Other States:
RHODE ISLAND
Population: 1,048,319

Information on the state of Rhode Island is available for the following topics. To review this information, click on the links below.

Contacts| Regulations, Statutes & State Codes | Quick Facts | Septic Stats

Onsite Demonstration Programs | Onsite Management Communities

 

 

Contacts:
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Deb Knauss, Senior Environmental Planner, or
Ernie Panciera, Principal Environmental Scientist
Rhode Island Department of Environmental Management
Office of Water Resources ISDS Section
235 Promenade Street
Providence, Rhode Island 02908-5767
(401) 222-4700, ext. 7612 or (401) 222-4700, ext. 7603 (respectively)
(401) 222-3564 (fax)

dknauss@dem.state.ri.us

epancier@dem.state.ri.us

http://www.state.ri.us/dem/pubs/regs/index.htm#WR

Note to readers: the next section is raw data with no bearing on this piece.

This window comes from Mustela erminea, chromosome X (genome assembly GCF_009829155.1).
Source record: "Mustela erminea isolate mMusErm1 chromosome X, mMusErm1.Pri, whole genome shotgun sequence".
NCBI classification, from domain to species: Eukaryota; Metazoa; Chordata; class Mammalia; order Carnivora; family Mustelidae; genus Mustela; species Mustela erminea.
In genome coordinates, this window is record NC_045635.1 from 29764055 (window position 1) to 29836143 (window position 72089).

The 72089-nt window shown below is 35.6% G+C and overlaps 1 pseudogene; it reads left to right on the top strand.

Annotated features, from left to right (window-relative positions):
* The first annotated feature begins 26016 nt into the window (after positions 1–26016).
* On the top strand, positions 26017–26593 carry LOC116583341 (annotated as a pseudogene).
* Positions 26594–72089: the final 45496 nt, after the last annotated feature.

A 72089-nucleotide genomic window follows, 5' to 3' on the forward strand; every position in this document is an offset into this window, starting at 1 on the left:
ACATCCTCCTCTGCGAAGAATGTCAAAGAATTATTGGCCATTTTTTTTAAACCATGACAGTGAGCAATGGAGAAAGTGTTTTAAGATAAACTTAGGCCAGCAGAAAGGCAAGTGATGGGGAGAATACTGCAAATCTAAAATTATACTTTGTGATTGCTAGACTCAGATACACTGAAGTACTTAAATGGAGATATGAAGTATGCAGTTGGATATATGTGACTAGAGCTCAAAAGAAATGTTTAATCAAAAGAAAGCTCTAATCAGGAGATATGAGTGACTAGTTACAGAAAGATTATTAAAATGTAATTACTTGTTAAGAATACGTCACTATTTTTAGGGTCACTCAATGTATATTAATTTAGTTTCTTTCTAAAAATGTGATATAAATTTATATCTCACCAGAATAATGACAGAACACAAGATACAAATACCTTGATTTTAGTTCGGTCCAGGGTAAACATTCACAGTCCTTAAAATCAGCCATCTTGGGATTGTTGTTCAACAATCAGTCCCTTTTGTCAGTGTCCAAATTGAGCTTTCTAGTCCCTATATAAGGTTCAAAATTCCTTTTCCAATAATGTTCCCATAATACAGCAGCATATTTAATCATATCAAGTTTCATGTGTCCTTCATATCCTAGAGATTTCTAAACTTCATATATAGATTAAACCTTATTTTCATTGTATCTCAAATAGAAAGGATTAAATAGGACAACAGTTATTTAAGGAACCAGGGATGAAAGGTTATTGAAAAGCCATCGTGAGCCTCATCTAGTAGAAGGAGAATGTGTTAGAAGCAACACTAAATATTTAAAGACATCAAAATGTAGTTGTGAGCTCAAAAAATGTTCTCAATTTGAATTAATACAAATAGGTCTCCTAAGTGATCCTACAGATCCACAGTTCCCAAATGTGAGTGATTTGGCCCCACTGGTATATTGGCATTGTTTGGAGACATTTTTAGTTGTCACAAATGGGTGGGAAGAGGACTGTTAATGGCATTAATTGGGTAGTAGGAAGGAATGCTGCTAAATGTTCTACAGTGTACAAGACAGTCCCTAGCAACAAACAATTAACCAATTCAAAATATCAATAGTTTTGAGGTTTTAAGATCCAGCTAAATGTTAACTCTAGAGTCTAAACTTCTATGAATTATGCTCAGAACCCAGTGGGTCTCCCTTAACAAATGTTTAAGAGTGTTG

Regulations, Statutes & State Codes:
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Rhode Island State Regulations

Rhode Island Constitutions, Statutes and Codes

Rules and Regulations Establishing Minimum Standards Relating to
Location, Design, Construction and Maintenance
of Individual Sewage Disposal Systems
April 20, 2001

Onsite regulations for Rhode Island were last amended in April 20, 2001; however, significant revisions are underway. The effective date is not yet known, but it is unlikely to be before July 2002.

The list of approved innovative/alternative (I/A) technologies is scheduled for updating in early 2002, and the current list is available at the Web site http://www.state.ri.us/dem/programs/benviron/water/permits/isds/pdfs/ialist.pdf For technologies not listed, the variance application process (Section SD 20.00) addresses the protocol for requesting a variance from the rules.

Surface discharge is not an option in Rhode Island for onsite septic disposal systems.